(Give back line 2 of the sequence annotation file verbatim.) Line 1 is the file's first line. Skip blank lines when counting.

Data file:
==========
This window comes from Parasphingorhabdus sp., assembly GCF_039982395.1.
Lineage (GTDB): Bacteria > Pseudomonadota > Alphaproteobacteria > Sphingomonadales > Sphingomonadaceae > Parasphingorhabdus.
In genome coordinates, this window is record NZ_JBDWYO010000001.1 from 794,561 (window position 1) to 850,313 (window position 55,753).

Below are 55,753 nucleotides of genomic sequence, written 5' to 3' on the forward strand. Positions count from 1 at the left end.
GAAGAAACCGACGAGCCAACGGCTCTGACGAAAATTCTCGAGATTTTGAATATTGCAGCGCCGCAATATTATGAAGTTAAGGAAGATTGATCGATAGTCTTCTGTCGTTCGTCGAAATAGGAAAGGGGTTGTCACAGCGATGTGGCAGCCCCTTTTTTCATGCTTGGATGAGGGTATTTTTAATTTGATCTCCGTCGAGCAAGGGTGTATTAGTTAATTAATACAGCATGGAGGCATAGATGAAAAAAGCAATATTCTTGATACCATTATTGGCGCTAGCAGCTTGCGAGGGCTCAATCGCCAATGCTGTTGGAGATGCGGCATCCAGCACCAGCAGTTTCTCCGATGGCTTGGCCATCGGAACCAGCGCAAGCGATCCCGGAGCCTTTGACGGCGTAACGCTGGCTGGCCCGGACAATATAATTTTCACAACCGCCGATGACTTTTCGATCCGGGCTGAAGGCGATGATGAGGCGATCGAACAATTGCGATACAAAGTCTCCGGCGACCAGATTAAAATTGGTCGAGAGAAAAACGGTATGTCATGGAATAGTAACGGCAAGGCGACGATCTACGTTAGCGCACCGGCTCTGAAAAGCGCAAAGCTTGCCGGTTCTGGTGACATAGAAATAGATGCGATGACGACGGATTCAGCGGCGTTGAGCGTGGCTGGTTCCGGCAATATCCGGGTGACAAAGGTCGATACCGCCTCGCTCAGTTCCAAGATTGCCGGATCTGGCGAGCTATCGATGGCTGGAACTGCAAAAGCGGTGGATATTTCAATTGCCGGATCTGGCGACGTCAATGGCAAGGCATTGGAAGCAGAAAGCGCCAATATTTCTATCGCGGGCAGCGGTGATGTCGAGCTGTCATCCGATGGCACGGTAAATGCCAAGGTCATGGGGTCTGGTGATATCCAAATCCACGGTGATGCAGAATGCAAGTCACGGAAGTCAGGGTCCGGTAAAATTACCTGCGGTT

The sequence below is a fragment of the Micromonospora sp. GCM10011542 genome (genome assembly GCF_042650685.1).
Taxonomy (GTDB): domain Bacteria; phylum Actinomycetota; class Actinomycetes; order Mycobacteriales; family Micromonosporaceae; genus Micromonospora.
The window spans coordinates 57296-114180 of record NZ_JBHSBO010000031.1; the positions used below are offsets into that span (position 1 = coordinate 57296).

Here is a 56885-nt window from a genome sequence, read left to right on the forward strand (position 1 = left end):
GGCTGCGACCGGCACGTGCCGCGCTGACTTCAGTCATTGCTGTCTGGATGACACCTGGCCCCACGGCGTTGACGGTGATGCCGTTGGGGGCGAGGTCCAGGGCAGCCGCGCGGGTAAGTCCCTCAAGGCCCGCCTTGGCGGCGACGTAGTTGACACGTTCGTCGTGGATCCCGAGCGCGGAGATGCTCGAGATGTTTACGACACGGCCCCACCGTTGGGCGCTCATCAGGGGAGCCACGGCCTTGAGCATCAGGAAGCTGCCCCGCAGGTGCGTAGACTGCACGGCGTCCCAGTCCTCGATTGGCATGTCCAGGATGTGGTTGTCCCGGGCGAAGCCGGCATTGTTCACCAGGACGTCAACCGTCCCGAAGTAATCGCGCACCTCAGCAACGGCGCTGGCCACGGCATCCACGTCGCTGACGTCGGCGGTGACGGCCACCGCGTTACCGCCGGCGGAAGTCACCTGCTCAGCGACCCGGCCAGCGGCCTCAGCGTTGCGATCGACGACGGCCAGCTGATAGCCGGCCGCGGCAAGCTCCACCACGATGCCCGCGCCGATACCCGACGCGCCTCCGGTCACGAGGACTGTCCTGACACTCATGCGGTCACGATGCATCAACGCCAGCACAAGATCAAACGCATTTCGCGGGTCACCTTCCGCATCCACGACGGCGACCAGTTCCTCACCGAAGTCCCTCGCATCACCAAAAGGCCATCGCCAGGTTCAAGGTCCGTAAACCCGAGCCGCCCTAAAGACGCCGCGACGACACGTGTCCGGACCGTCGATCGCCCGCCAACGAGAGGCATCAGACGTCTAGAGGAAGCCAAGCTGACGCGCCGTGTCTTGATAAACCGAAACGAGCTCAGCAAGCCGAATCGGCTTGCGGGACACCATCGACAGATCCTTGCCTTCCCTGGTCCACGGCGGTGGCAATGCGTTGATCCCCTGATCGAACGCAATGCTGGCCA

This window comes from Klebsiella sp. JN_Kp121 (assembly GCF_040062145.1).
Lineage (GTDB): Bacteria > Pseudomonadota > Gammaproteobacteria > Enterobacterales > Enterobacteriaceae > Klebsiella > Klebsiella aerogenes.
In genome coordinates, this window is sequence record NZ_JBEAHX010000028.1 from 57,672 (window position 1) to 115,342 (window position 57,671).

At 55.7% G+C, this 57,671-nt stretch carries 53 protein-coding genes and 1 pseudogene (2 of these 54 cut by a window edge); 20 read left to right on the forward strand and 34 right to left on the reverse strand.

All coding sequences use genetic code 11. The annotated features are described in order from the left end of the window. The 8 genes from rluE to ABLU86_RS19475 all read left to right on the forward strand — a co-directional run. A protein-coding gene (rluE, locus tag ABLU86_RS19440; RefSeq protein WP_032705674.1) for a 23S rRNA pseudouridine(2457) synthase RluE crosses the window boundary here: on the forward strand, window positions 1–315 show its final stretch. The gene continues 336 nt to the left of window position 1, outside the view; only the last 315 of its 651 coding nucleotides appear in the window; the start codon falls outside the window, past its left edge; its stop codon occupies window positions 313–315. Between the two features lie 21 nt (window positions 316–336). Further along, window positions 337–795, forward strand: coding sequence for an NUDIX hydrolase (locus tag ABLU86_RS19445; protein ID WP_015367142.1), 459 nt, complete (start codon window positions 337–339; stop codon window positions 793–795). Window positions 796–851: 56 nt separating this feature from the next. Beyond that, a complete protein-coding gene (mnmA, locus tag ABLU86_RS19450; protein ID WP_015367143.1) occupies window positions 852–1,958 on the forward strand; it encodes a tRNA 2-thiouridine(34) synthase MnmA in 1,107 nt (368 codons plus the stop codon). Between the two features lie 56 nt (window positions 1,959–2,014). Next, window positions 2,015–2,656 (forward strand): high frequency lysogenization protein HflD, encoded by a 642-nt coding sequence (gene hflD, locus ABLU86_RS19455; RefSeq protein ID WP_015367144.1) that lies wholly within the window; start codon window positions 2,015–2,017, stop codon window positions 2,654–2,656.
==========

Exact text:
Lineage (GTDB): Bacteria > Pseudomonadota > Alphaproteobacteria > Sphingomonadales > Sphingomonadaceae > Parasphingorhabdus.